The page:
• 6:25-30: Discussion of the Miraculous Feeding, with a saying of Jesus on the “work of God” (tou=to/ e)stin to\ e&rgon tou= qeou=, i%na pisteu/hte ei)$ o^n a)pe/steilen e)kei=no$, “this is the work of God: that you should trust in the [one] whom that one sent”, v. 29)
  • 6:31-59: The Bread of Life Discourse, which I break down into four parts:
    a) The Scripture reference (“Bread from Heaven”), and Jesus’ initial exposition: 6:31-33
    b) Crowd (“Lord, give us this bread always”) and Jesus’ Response: e)gw/ ei)mi o( a&rto$ th=$ zwh=$ (“I Am the bread of life…”), 6:34-40
    c) ‘The Jews’ reaction to “I am the Bread”/”which came down out of Heaven” and Jesus’ Response, 6:41-51
    d) ‘The Jews’ reaction to “The Bread that I will give…is my flesh” and Jesus’ Response, 6:52-58 + concluding note v. 59
  • 6:60-71: Discussion of the Bread of Life Discourse (the Disciples’ Reaction), in two parts:
    a) The reaction “This is a rough account [i.e. word/saying], who is able to hear it?” and Jesus’ Response, 6:60-65
    b) The turning away of many disciples, with Peter’s response (“you have words of life [of the] Age [i.e. eternal life]”), 6:66-71

Here I view vv. 51-58 as integral to the Discourse as we have it. The “flesh and blood” of vv. 53-56 is an intensification and expansion of the imagery in verse 51: the “bread that he gives” is his “flesh [and blood]”—compare verses 51 and 54:

e)a\n ti$ fa/gh| e)k tou/tou tou= a&rtou
(“If someone should [actually] eat out of [i.e. from] this bread…”)
o( trw/gwn mou th\n sa/rka kai\ pi/nwn mou to\ ai!ma
(“The [one] chewing [‘chopping at’] my flesh and drinking my blood…“)

zhsei ei)$ to\n ai)w=na (“…he shall live into the Age [i.e. have eternal life]”)
e&xei zwh\n ai)w/nion (“…has life [of the] Age [i.e. has eternal life]”)

Jesus’ returns to mention just the bread again in the concluding verse 58, which also reiterates the OT scripture (and motif) that began the Discourse: ou!to/$ e)stin o( a&rto$ o( e)c ou)ranou= kataba/$, “this is the bread (which) came down out of heaven”.

Another way to read the core section of the discourse (6:35-58) is in parallel, as though verses 35-50 and 51-58 represented two aspects of the same message. Note the points of similarity:

    • Saying of Jesus: “I am the bread of life / living bread” which begins the section (v. 35a / 51a)
    • Teaching by Jesus expounding the “bread of life” in terms of “coming/believing” and “eating his flesh”, respectively (35b-40 / 51)
    • Question by “the Jews” (grumbling/disputing), reacting (with misunderstanding) to Jesus’ teaching (41-42 / 52)
    • Jesus’ Response: second exposition (43-47 / 53-57)
    • Concluding “Bread of Life” statement, comparing those who ate manna with those who eat the true bread from heaven (48-50 / 58)

Each of these sections follows the basic pattern of the discourses in the Gospel of John (see the previous day’s note). It is interesting that in vv. 35-50, eating as such is not mentioned (until the conclusion, vv. 49-50); rather the emphasis is on “coming toward” Jesus and “believing in [lit. trusting into/unto]” him, which is part of the initial statement in verse 35:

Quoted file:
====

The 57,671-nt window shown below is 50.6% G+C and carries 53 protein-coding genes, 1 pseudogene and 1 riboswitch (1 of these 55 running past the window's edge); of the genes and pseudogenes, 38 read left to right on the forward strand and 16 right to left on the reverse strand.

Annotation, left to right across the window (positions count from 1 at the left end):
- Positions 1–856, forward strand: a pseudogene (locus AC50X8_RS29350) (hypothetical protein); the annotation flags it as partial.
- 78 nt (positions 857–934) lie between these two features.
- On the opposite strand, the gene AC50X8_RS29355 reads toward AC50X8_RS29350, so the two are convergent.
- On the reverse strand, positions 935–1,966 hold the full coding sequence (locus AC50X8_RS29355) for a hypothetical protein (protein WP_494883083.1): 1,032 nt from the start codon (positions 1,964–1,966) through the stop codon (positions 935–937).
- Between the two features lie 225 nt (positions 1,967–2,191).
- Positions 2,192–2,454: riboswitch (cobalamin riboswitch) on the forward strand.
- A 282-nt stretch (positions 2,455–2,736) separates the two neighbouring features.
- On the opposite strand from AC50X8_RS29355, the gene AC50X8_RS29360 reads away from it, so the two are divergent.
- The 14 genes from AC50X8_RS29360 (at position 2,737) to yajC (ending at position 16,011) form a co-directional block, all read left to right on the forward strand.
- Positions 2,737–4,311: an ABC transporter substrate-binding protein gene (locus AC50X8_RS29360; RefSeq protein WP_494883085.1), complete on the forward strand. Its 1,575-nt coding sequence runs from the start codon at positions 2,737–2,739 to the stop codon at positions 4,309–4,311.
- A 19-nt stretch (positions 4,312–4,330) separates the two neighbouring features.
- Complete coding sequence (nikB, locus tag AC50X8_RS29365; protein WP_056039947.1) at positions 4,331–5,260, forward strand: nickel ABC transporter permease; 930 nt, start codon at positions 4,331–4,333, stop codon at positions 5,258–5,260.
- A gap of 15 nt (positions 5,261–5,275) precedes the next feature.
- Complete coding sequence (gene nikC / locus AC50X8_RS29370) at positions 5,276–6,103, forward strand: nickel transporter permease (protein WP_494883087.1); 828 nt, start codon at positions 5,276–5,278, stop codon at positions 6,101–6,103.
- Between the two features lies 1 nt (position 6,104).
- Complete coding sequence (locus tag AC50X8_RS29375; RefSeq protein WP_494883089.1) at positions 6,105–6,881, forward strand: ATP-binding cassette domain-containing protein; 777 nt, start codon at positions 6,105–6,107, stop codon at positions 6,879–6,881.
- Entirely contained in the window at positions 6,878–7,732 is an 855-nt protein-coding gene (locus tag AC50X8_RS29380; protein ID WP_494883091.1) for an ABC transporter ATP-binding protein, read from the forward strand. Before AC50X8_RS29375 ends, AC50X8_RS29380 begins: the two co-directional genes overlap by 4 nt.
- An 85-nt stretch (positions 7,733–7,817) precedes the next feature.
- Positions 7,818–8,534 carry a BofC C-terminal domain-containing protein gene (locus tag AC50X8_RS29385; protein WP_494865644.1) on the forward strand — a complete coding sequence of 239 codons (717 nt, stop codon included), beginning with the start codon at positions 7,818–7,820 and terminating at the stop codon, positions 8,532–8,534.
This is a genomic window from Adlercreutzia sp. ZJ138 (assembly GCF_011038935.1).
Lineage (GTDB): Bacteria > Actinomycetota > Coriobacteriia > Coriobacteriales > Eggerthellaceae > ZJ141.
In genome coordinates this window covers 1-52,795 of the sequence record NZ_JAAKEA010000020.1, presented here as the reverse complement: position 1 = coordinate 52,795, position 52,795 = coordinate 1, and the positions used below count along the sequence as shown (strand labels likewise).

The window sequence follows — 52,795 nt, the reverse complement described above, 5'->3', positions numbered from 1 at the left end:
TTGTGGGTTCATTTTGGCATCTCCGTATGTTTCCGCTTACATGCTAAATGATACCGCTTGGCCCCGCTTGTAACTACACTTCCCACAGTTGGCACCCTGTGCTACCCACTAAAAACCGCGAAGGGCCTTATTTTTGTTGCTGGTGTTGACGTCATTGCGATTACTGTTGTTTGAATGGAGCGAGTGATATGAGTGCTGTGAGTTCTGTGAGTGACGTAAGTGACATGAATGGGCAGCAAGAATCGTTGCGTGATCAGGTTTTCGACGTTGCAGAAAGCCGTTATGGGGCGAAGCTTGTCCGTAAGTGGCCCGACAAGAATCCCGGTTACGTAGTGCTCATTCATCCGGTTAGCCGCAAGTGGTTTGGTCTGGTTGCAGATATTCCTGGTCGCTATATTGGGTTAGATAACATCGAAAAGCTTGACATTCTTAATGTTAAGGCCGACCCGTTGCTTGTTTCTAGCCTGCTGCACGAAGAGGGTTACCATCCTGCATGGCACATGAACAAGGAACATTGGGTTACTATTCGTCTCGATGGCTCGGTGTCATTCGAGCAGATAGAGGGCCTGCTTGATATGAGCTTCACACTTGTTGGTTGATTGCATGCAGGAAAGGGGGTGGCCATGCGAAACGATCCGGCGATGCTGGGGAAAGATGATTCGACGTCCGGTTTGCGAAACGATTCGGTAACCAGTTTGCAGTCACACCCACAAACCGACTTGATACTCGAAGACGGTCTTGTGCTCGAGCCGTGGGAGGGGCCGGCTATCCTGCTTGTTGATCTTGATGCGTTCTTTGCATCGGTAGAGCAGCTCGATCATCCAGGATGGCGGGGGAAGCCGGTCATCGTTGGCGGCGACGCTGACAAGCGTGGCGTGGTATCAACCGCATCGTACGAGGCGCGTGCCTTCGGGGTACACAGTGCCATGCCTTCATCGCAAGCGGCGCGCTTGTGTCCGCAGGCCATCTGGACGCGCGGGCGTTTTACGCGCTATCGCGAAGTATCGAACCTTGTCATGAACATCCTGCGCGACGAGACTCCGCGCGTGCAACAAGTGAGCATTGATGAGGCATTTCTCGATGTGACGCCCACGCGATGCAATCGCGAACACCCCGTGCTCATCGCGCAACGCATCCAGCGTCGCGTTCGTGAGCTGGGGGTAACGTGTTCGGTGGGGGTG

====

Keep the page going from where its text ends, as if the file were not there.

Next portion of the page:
“The (one) coming toward me, no he shall not hunger; and the (one) trusting into/unto me, no he will not thirst, never”

This is contrasted with vv. 51-58 where the theme is specifically “eating” (Grk fa/gw):

“If (any) one should eat out of this bread he will live into the Age; and the bread which I will give is my flesh, over [i.e. on behalf of] the life of the world” (v. 51b)

It is also interesting the way that “bread” clearly represents both food and drink in v. 35. This is paralleled in vv. 51-58, where the bread (“flesh”) of v. 51 quickly expands to include “blood” in verse 53ff; it signifies both aspects of human sustenance as well as both primary aspects of the human (physical) constitution, in conventional terms.

How should we relate these two main points of emphasis: “coming/believing” and “eating/drinking”? Is one sapiental (response to Jesus’ words as teaching/wisdom) and the other sacramental (participation in the ritual symbol [eucharist])? Or do they reflect two sets of images corresponding to the single idea of spiritual life in union with Christ? I prefer to regard them as signifying two “levels” for the believer. The first, that of coming/believing (vv. 35-50), is well served by the use of the two prepositions (pro$ “toward”, and ei)$ “unto/into”)—the believer approaches Christ through faith, coming, we could even say, “into” him. At the second level (vv. 51-58), believers commune and nourish themselves—now Christ comes “into” the believer, there is now life in us (cf. the powerful statement in verse 57). But is this second level specifically the Eucharist, in a ritual sense?